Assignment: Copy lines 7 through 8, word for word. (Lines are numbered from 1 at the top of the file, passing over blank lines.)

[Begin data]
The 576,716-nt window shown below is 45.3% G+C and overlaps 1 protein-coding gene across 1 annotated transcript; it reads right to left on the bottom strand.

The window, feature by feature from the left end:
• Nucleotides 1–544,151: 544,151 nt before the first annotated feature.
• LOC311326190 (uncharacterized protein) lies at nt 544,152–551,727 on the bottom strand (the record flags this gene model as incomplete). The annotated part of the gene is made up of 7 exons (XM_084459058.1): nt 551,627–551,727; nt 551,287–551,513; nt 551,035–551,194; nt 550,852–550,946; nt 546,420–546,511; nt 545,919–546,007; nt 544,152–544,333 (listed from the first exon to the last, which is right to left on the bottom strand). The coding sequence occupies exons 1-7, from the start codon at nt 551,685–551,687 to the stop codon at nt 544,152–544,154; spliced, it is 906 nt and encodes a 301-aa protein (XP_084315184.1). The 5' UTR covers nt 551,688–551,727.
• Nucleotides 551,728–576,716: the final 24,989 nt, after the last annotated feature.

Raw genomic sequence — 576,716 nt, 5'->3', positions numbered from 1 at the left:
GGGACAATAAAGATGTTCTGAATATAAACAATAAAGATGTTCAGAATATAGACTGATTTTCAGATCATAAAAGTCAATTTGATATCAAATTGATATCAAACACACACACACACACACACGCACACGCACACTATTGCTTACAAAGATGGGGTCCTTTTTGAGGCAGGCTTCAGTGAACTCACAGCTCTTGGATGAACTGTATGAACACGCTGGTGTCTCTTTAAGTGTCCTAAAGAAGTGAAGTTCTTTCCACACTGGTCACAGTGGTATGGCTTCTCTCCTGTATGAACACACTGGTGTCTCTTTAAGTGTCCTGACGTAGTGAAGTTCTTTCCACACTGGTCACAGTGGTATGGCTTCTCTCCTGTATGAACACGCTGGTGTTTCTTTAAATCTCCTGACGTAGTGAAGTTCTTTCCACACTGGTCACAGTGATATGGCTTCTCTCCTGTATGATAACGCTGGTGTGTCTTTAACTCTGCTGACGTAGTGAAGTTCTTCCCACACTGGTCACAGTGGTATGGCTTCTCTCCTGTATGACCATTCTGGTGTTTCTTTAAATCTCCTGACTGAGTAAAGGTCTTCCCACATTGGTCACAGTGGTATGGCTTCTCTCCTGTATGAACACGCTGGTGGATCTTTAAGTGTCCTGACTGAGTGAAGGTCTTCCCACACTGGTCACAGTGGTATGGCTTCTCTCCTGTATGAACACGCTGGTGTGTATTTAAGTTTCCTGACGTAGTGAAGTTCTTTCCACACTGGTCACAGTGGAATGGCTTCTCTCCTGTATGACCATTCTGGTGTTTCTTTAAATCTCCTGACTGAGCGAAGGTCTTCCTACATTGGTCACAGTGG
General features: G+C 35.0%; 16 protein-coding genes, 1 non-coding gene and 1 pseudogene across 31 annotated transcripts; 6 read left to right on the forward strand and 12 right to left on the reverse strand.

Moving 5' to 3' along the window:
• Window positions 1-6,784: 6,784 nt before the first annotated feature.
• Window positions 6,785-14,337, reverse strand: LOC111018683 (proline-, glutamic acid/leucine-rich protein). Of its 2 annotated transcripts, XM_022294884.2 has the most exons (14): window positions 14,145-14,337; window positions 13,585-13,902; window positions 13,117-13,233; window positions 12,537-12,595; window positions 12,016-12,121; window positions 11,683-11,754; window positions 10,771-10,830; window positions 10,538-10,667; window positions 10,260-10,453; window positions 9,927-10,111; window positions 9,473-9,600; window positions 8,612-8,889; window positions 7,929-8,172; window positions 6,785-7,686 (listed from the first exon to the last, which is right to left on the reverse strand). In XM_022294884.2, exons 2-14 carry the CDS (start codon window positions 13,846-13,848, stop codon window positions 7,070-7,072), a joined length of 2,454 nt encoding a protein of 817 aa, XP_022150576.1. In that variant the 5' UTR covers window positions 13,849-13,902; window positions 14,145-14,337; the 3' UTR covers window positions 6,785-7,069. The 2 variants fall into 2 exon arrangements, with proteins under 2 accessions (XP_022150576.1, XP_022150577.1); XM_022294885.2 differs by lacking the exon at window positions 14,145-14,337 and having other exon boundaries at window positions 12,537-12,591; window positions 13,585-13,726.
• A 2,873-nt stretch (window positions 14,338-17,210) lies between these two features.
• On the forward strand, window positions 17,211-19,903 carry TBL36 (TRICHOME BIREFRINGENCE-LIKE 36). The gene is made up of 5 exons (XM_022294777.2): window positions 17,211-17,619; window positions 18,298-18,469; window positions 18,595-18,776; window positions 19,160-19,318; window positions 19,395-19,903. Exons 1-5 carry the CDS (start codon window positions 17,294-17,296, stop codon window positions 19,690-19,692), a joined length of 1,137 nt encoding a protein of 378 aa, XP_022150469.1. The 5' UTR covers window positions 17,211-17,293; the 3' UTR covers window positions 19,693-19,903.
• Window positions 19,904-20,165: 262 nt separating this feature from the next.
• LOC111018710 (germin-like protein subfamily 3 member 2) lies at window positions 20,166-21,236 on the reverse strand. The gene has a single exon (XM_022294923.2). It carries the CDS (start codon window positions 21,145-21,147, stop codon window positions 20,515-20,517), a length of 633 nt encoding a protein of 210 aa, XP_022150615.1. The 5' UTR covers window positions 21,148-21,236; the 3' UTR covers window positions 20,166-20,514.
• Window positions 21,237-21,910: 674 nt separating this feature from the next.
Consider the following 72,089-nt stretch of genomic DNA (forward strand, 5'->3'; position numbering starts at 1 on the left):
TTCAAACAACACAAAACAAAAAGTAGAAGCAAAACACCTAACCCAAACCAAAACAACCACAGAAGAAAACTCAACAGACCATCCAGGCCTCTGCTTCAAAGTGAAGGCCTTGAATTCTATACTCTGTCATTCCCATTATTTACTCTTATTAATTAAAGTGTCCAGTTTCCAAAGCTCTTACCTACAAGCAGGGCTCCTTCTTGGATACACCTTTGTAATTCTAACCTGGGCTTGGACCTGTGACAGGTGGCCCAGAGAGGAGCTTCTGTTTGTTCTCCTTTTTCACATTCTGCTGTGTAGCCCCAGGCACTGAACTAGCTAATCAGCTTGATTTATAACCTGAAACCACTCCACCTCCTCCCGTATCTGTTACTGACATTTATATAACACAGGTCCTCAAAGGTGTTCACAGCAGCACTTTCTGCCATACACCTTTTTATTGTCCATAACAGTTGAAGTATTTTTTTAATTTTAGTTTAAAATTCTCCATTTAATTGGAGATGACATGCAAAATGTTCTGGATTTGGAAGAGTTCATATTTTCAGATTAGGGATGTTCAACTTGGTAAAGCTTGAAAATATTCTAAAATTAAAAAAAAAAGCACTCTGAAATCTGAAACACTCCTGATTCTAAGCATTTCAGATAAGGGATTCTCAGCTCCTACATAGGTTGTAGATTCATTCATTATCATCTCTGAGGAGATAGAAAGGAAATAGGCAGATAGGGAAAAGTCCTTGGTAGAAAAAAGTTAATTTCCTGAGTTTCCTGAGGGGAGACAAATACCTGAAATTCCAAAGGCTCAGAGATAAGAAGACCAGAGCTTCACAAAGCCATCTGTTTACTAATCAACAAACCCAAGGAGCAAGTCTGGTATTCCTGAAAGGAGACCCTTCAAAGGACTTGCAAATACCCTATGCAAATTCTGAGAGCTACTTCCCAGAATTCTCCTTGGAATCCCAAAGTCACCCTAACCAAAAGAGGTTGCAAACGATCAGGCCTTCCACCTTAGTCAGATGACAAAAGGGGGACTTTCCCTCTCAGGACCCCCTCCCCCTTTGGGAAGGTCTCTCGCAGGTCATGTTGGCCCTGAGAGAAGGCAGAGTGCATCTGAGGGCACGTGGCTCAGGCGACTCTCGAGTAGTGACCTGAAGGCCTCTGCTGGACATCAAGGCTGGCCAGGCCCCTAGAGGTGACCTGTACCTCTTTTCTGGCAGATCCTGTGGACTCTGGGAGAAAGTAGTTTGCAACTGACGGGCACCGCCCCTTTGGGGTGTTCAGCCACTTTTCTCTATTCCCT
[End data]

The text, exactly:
GGGACAATAAAGATGTTCTGAATATAAACAATAAAGATGTTCAGAATATAGACTGATTTTCAGATCATAAAAGTCAATTTGATATCAAATTGATATCAAACACACACACACACACACACGCACACGCACACTATTGCTTACAAAGATGGGGTCCTTTTTGAGGCAGGCTTCAGTGAACTCACAGCTCTTGGATGAACTGTATGAACACGCTGGTGTCTCTTTAAGTGTCCTAAAGAAGTGAAGTTCTTTCCACACTGGTCACAGTGGTATGGCTTCTCTCCTGTATGAACACACTGGTGTCTCTTTAAGTGTCCTGACGTAGTGAAGTTCTTTCCACACTGGTCACAGTGGTATGGCTTCTCTCCTGTATGAACACGCTGGTGTTTCTTTAAATCTCCTGACGTAGTGAAGTTCTTTCCACACTGGTCACAGTGATATGGCTTCTCTCCTGTATGATAACGCTGGTGTGTCTTTAACTCTGCTGACGTAGTGAAGTTCTTCCCACACTGGTCACAGTGGTATGGCTTCTCTCCTGTATGACCATTCTGGTGTTTCTTTAAATCTCCTGACTGAGTAAAGGTCTTCCCACATTGGTCACAGTGGTATGGCTTCTCTCCTGTATGAACACGCTGGTGGATCTTTAAGTGTCCTGACTGAGTGAAGGTCTTCCCACACTGGTCACAGTGGTATGGCTTCTCTCCTGTATGAACACGCTGGTGTGTATTTAAGTTTCCTGACGTAGTGAAGTTCTTTCCACACTGGTCACAGTGGAATGGCTTCTCTCCTGTATGACCATTCTGGTGTTTCTTTAAATCTCCTGACTGAGCGAAGGTCTTCCTACATTGGTCACAGTGG
General features: G+C 35.0%; 16 protein-coding genes, 1 non-coding gene and 1 pseudogene across 31 annotated transcripts; 6 read left to right on the forward strand and 12 right to left on the reverse strand.